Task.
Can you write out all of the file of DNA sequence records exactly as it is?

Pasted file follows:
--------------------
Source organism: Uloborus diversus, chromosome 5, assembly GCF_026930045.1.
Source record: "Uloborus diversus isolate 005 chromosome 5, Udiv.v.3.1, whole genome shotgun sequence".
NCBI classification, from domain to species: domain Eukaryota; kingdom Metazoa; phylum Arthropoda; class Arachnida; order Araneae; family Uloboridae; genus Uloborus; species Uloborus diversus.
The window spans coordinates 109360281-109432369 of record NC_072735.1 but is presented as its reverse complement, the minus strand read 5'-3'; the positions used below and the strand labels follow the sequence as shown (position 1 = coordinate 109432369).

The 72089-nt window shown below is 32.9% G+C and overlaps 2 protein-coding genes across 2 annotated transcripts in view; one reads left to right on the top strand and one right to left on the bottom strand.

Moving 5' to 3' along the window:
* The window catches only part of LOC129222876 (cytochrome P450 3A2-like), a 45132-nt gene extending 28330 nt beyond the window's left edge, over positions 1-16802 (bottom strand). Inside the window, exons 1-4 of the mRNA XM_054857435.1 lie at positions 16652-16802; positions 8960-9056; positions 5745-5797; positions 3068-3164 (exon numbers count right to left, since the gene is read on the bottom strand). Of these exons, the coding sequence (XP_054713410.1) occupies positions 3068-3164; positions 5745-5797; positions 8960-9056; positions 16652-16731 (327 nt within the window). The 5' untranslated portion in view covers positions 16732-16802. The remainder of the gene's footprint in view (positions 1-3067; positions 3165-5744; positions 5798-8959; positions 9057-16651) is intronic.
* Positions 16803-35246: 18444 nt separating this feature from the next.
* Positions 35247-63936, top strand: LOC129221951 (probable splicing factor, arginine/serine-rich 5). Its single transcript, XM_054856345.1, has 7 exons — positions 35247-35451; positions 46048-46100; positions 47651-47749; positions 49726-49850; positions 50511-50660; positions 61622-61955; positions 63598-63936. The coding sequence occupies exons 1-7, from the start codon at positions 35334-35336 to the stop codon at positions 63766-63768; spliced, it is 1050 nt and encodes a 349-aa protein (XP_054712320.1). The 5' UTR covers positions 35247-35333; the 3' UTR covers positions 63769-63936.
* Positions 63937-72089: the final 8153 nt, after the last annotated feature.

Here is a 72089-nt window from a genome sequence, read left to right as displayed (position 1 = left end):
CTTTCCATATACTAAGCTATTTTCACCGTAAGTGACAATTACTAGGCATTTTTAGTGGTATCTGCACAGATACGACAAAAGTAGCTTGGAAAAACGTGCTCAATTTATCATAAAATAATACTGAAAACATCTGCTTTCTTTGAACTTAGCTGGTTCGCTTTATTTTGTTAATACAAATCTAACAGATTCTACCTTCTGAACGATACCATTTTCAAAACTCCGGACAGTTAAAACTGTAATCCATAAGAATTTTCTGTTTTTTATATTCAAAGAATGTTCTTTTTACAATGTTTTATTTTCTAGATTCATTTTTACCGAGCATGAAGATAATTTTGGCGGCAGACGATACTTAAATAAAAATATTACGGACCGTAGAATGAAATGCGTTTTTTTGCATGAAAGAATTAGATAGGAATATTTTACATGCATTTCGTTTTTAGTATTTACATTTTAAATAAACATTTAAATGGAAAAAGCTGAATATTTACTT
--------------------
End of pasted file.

Source organism: Uloborus diversus, chromosome 5, assembly GCF_026930045.1.
Source record: "Uloborus diversus isolate 005 chromosome 5, Udiv.v.3.1, whole genome shotgun sequence".
NCBI classification, from domain to species: domain Eukaryota; kingdom Metazoa; phylum Arthropoda; class Arachnida; order Araneae; family Uloboridae; genus Uloborus; species Uloborus diversus.
The window spans coordinates 109360281-109432369 of record NC_072735.1 but is presented as its reverse complement, the minus strand read 5'-3'; the positions used below and the strand labels follow the sequence as shown (position 1 = coordinate 109432369).

The 72089-nt window shown below is 32.9% G+C and overlaps 2 protein-coding genes across 2 annotated transcripts in view; one reads left to right on the top strand and one right to left on the bottom strand.

Moving 5' to 3' along the window:
* The window catches only part of LOC129222876 (cytochrome P450 3A2-like), a 45132-nt gene extending 28330 nt beyond the window's left edge, over positions 1-16802 (bottom strand). Inside the window, exons 1-4 of the mRNA XM_054857435.1 lie at positions 16652-16802; positions 8960-9056; positions 5745-5797; positions 3068-3164 (exon numbers count right to left, since the gene is read on the bottom strand). Of these exons, the coding sequence (XP_054713410.1) occupies positions 3068-3164; positions 5745-5797; positions 8960-9056; positions 16652-16731 (327 nt within the window). The 5' untranslated portion in view covers positions 16732-16802. The remainder of the gene's footprint in view (positions 1-3067; positions 3165-5744; positions 5798-8959; positions 9057-16651) is intronic.
* Positions 16803-35246: 18444 nt separating this feature from the next.
* Positions 35247-63936, top strand: LOC129221951 (probable splicing factor, arginine/serine-rich 5). Its single transcript, XM_054856345.1, has 7 exons — positions 35247-35451; positions 46048-46100; positions 47651-47749; positions 49726-49850; positions 50511-50660; positions 61622-61955; positions 63598-63936. The coding sequence occupies exons 1-7, from the start codon at positions 35334-35336 to the stop codon at positions 63766-63768; spliced, it is 1050 nt and encodes a 349-aa protein (XP_054712320.1). The 5' UTR covers positions 35247-35333; the 3' UTR covers positions 63769-63936.
* Positions 63937-72089: the final 8153 nt, after the last annotated feature.

Here is a 72089-nt window from a genome sequence, read left to right as displayed (position 1 = left end):
CTTTCCATATACTAAGCTATTTTCACCGTAAGTGACAATTACTAGGCATTTTTAGTGGTATCTGCACAGATACGACAAAAGTAGCTTGGAAAAACGTGCTCAATTTATCATAAAATAATACTGAAAACATCTGCTTTCTTTGAACTTAGCTGGTTCGCTTTATTTTGTTAATACAAATCTAACAGATTCTACCTTCTGAACGATACCATTTTCAAAACTCCGGACAGTTAAAACTGTAATCCATAAGAATTTTCTGTTTTTTATATTCAAAGAATGTTCTTTTTACAATGTTTTATTTTCTAGATTCATTTTTACCGAGCATGAAGATAATTTTGGCGGCAGACGATACTTAAATAAAAATATTACGGACCGTAGAATGAAATGCGTTTTTTTGCATGAAAGAATTAGATAGGAATATTTTACATGCATTTCGTTTTTAGTATTTACATTTTAAATAAACATTTAAATGGAAAAAGCTGAATATTTACTT